We believe that everyone should have access to a good quality, affordable home and co-operative housing has a real part to play. At the Co-operative Party Conference last year I participated in a panel listening to the success of the home farm village co-operative housing pilot in Ely, here in Cardiff. Over the last year, the Welsh Government provided capital funding of £408k to Cadwyn Housing Association for the development of 41 properties. Members of the co-operative were supported and trained by the Wales Co-operative Centre and the Confederation of Co-operative housing.
Working together, these partners developed the first leasehold co-op in wales. Home Farm residents have control over the management of their homes and the development of their community.
There are many, many individual examples of government-backed projects like this.
Co-operative housing has a small but growing part to play in achieving the government target of 20,000 affordable homes.
But the Wales Co-operative Centre, working with Welsh Government and partners including the confederation of co-operative housing have produced an excellent strategy. The strategy aims to:
• Scale up the sector and contribute to our 20,000 affordable homes target.
• Provide easily accessible information and guidance about housing co-operatives.
• Develop and implement a means of assessing the performance and impact of housing co-operatives.
• Conduct a dialogue with local authorities and housing associations about the programme and increasing the number of partners supporting schemes.
• Help develop a diverse range of schemes – including different tenures, income levels, housing needs and geographical locations.
• Strengthen and unite the sector, enabling networks to come together.
• Consider how the development of co-operative housing can become self-sustaining.
And, I hope, we will also see more support for renewable energy production under the new Environment Act with a focus from Natural Resources Wales on proactive development of the community renewables sector. There have been some encouraging signs in terms of the specification of small scale renewable contracts.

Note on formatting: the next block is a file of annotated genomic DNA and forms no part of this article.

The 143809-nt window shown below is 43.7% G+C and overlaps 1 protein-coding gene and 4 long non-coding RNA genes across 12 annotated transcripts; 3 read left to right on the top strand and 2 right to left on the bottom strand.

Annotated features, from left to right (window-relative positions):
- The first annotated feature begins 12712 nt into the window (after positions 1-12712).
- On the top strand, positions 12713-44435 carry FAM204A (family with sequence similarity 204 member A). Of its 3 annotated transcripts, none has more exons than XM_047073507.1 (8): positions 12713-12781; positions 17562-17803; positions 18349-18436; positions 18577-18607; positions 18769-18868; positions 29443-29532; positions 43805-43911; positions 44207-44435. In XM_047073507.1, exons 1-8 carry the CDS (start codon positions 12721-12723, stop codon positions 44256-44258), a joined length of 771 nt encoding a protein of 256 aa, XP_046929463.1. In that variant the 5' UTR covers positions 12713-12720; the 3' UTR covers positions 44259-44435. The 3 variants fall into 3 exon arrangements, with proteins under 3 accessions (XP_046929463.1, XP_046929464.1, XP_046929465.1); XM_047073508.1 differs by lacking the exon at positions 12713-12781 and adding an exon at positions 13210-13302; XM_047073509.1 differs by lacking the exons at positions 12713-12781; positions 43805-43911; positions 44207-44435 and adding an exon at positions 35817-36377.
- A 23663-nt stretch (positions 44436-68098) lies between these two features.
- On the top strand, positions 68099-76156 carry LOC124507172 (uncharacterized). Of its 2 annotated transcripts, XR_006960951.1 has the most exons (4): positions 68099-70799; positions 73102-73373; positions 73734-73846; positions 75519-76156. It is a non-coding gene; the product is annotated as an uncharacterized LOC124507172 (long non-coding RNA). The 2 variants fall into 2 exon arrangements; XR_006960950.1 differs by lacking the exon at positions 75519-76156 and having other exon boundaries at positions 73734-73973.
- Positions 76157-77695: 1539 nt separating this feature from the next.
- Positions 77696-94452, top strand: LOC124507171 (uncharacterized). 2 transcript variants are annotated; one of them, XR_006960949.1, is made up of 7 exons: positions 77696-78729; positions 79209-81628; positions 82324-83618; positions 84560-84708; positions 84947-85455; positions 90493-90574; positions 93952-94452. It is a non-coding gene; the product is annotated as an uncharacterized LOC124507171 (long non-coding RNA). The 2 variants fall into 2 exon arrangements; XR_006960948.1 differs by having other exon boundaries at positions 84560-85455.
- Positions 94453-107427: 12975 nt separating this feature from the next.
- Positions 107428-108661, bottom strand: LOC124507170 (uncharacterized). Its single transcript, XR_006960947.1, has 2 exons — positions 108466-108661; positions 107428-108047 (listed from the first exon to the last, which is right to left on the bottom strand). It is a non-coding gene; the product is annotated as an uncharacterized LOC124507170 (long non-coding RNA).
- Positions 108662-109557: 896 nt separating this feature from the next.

The government has also been looking at the role of co-operatives in our public services. It has consulted on the role of co-operative principles in the governance of schools and is committed to mainstreaming cooperative principles in schools. We look forward to practical progress on that front.
And another major first here in wales. The Social Services and Well-being act came into effect last year. The Act puts a positive duty on local authorities to promote co-operatives and social enterprises to provide care, support and preventative services in their area. Co-operative Group members have had discussions with the minister to press for a proactive approach to making sure this duty is met and that it doesn’t just stagnate on the statute books.
This is part of a wider agenda to look to social enterprise models in public services when they face challenge. The Action Plan for Alternative Public Service Delivery Models published in March last year before the Assembly Election remains government thinking, and charts a course for the Welsh Government to nurture the growth of the co-op sector in public service delivery. I would like to see the government commit to reporting publicly against this plan. This is an enormous challenge, not least in terms of capacity building, but also because it poses genuinely difficult choices for our colleagues in some parts of the trade union movement and so needs to be in seen in the wider context of the resilience of some parts of our public services under immense pressure.